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The Photos Instagram Won’t Let You See (NSFW)

A new book highlights banned images from Instagram–and suggests an alternative approach to preserving memories in the age of social media.

Instagram isn’t all puppies and food porn. Shots of period blood, pubic hair, and bodies that don’t fit a heteronormative ideal: These are some of the images Instagram doesn’t want you to see.

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[Design: © Arvida Byström and Molly Soda]

For the digital artist and internet personality Molly Soda, finding that an Instagram post has been removed for violating the company’s Community Guidelines is an abrupt reminder that the company has total control over her content. She’s had posts featuring menstrual blood, nipples, and pubic hair taken down. And in her community of digital artists and Tumblr-famous folk, having photos taken down happens all the time–so much so that Soda and the artist Arvida Byström decided to create a memorial for the banned photos of Instagram.

Their project, ironically, comes in the form of a physical book called Pics or It Didn’t Happen–an apt reference to the mantra for the age of Instagram, where social media posts become a proxy for real life. But the book inverts this perception of Instagram. It’s filled with approximately 250 photos that were banned from the platform, many of which are NSFW, and far closer to lived reality. Even if there are elements of nudity in some of the images, they’re not necessarily sexual–but that didn’t prevent content moderators from taking them down.

“I think bodies that look like female bodies are always going to be seen as sexual no matter what, no matter what the intent of the person,” Soda says. “I think that we can’t really ignore that it is pretty gendered.”

To create the book, Soda and Byström reached out to people whom they knew had photos deleted, then opened up the call to their respective social media followings. They ended up receiving thousands of submissions. Soda says that while they wanted to present an honest picture of what kinds of images are banned from Instagram, they also tried to choose aesthetically pleasing photos that would make viewers question why it was taken down in the first place.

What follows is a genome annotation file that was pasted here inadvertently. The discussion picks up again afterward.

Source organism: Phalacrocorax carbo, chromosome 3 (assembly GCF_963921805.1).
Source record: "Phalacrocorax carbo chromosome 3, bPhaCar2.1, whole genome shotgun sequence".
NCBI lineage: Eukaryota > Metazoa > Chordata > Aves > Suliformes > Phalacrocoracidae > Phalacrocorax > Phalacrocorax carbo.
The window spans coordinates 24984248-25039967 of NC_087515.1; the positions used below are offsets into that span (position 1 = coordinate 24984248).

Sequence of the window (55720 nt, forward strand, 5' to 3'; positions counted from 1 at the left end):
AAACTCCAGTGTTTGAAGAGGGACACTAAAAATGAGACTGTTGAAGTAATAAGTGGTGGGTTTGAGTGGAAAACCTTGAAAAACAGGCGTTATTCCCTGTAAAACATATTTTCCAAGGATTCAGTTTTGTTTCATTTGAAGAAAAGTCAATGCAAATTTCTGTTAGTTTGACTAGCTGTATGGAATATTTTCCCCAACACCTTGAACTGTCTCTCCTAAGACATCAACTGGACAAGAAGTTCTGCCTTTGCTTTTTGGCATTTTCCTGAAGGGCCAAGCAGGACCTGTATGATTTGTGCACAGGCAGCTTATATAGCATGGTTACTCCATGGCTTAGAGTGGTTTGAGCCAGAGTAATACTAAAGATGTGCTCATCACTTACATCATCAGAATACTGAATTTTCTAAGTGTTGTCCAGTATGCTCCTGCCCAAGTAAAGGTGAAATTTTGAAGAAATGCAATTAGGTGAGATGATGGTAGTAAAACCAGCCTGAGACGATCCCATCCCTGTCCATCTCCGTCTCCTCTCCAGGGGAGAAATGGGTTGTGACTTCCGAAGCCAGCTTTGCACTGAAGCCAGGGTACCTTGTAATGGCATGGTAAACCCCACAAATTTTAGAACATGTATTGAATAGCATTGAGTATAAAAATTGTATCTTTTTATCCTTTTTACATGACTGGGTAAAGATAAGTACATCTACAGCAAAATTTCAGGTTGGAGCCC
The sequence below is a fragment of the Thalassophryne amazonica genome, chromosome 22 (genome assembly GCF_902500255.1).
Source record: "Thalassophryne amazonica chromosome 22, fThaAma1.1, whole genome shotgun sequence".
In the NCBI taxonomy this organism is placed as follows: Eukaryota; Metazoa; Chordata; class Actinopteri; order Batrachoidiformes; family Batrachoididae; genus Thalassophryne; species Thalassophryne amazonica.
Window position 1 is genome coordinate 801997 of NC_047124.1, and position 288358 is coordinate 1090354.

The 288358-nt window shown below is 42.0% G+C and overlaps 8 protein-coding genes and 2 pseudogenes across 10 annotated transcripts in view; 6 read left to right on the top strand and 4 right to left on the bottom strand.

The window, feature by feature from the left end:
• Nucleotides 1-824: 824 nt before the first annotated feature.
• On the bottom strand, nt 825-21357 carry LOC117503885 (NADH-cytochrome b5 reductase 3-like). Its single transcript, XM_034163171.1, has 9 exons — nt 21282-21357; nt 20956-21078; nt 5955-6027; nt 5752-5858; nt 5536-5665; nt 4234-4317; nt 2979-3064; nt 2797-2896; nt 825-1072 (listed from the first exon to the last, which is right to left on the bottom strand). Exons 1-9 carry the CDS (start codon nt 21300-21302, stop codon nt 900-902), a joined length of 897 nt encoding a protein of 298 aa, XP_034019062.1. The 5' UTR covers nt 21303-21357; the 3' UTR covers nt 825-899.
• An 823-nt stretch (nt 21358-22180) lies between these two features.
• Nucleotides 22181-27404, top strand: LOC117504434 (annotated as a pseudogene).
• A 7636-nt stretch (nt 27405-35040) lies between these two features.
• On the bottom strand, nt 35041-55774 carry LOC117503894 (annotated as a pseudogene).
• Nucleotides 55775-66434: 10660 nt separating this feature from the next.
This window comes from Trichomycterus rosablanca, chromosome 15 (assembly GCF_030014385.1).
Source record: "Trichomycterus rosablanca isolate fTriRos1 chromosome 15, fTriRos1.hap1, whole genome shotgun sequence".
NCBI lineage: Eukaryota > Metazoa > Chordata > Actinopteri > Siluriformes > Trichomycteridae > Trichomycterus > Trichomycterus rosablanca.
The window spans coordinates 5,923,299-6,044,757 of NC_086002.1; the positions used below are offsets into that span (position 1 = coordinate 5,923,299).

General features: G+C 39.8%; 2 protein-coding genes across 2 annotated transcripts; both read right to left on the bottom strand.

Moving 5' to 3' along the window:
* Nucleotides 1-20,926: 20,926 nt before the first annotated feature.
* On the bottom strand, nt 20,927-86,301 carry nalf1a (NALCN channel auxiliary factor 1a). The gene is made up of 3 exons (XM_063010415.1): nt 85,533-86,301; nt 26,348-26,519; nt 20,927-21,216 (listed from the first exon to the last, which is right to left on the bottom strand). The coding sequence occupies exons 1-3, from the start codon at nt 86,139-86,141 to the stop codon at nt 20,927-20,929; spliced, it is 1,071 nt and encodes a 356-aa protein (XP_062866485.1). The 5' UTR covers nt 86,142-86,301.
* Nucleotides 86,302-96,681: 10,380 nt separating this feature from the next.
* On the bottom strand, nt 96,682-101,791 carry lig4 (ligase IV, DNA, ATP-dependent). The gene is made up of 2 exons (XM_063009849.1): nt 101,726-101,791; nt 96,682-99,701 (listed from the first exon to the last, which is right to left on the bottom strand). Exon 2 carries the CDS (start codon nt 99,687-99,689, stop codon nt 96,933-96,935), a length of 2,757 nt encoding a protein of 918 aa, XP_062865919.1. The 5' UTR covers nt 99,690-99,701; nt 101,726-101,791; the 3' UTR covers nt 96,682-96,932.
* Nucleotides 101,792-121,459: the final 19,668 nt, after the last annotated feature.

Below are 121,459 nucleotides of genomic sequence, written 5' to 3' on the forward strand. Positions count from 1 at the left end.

Some of the photos that are particularly confusing to this end include one of Soda’s own, showing a shot of pubic hair coming out of her underwear with a cartoon-like penis drawing on her leg. Another is a portrait of a dark-skinned woman wearing a green hijab, two green hooded jackets, and goggle-like neon glasses, holding an iPhone to her cheek. Another seems even more innocuous: It’s a photo mostly of a smartphone screen that shows a text conversation about a woman refusing to shave her legs, with her hairy legs in the backdrop. Transgressive? Maybe. Worthy of being banned from Instagram? It’s hard to say why.

@c.har.lee. [Photo: © Lee Phllips]

“My secret favorite is this one of this person that is looking in the mirror, and they’re lifting up their skirt, and you can see they’re wearing these big granny panties,” Soda says. “It’s funny that we’re reading them as wrong or bad.”

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During the course of the project, which began in fall of 2015, Soda and Byström also learned more about Instagram’s community guidelines. “I think people operate under the assumption that it’s a robot or algorithm, but it’s actual people removing your images. It’s content moderators,” Soda says. “They’re looking at images all day. This isn’t the worst of what they’re looking at. They’re looking at beheadings and child pornography and cleaning it up and making sure we don’t see it.”

The archival elements of the project also fit more broadly into Soda’s work. She considers herself an internet collector and says she screenshots everything so it can one day be turned into future work; one of her artworks is a 10-hour video of her reading through her inbox on Tumblr. She has a solo show in Los Angeles in April where she’s creating an installation based on her early days on the internet, what she calls a “digital memorial or graveyard, IRL.”

The project also gestures to broader questions in the current political moment about the role of networks like Instagram (and particularly, its parent company Facebook) in censorship, free speech, and who has the right to say (or post) what.

“The internet is so fluid and changing all the time, and I don’t think we think about how it shapes our memory, and how things can disappear,” Soda says. “You could wake up tomorrow and your account could be deleted.”

About the author

Katharine Schwab is a contributing writer at Co.Design based in New York who covers technology, design, and culture. Follow her on Twitter @kschwabable.

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